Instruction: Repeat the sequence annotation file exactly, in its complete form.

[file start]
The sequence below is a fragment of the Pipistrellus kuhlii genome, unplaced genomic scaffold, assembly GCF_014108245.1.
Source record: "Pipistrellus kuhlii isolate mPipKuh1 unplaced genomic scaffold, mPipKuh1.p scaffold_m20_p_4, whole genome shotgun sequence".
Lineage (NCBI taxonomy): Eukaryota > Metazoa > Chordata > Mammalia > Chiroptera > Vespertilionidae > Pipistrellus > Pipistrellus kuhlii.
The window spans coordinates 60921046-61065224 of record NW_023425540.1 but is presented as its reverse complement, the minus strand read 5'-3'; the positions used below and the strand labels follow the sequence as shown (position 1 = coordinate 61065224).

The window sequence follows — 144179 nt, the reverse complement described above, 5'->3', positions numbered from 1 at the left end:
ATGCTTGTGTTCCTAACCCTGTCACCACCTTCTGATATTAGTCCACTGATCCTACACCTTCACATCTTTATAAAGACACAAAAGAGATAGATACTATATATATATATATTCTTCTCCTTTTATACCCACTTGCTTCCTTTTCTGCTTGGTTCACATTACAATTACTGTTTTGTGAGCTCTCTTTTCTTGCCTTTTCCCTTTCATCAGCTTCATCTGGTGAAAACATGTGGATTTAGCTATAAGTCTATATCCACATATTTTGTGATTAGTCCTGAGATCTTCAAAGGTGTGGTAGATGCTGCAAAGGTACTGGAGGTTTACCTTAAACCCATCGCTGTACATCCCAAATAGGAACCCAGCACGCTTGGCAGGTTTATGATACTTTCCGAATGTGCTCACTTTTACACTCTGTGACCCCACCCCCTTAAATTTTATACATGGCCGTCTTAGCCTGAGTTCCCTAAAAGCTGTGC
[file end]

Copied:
The sequence below is a fragment of the Pipistrellus kuhlii genome, unplaced genomic scaffold, assembly GCF_014108245.1.
Source record: "Pipistrellus kuhlii isolate mPipKuh1 unplaced genomic scaffold, mPipKuh1.p scaffold_m20_p_4, whole genome shotgun sequence".
Lineage (NCBI taxonomy): Eukaryota > Metazoa > Chordata > Mammalia > Chiroptera > Vespertilionidae > Pipistrellus > Pipistrellus kuhlii.
The window spans coordinates 60921046-61065224 of record NW_023425540.1 but is presented as its reverse complement, the minus strand read 5'-3'; the positions used below and the strand labels follow the sequence as shown (position 1 = coordinate 61065224).

The window sequence follows — 144179 nt, the reverse complement described above, 5'->3', positions numbered from 1 at the left end:
ATGCTTGTGTTCCTAACCCTGTCACCACCTTCTGATATTAGTCCACTGATCCTACACCTTCACATCTTTATAAAGACACAAAAGAGATAGATACTATATATATATATATTCTTCTCCTTTTATACCCACTTGCTTCCTTTTCTGCTTGGTTCACATTACAATTACTGTTTTGTGAGCTCTCTTTTCTTGCCTTTTCCCTTTCATCAGCTTCATCTGGTGAAAACATGTGGATTTAGCTATAAGTCTATATCCACATATTTTGTGATTAGTCCTGAGATCTTCAAAGGTGTGGTAGATGCTGCAAAGGTACTGGAGGTTTACCTTAAACCCATCGCTGTACATCCCAAATAGGAACCCAGCACGCTTGGCAGGTTTATGATACTTTCCGAATGTGCTCACTTTTACACTCTGTGACCCCACCCCCTTAAATTTTATACATGGCCGTCTTAGCCTGAGTTCCCTAAAAGCTGTGC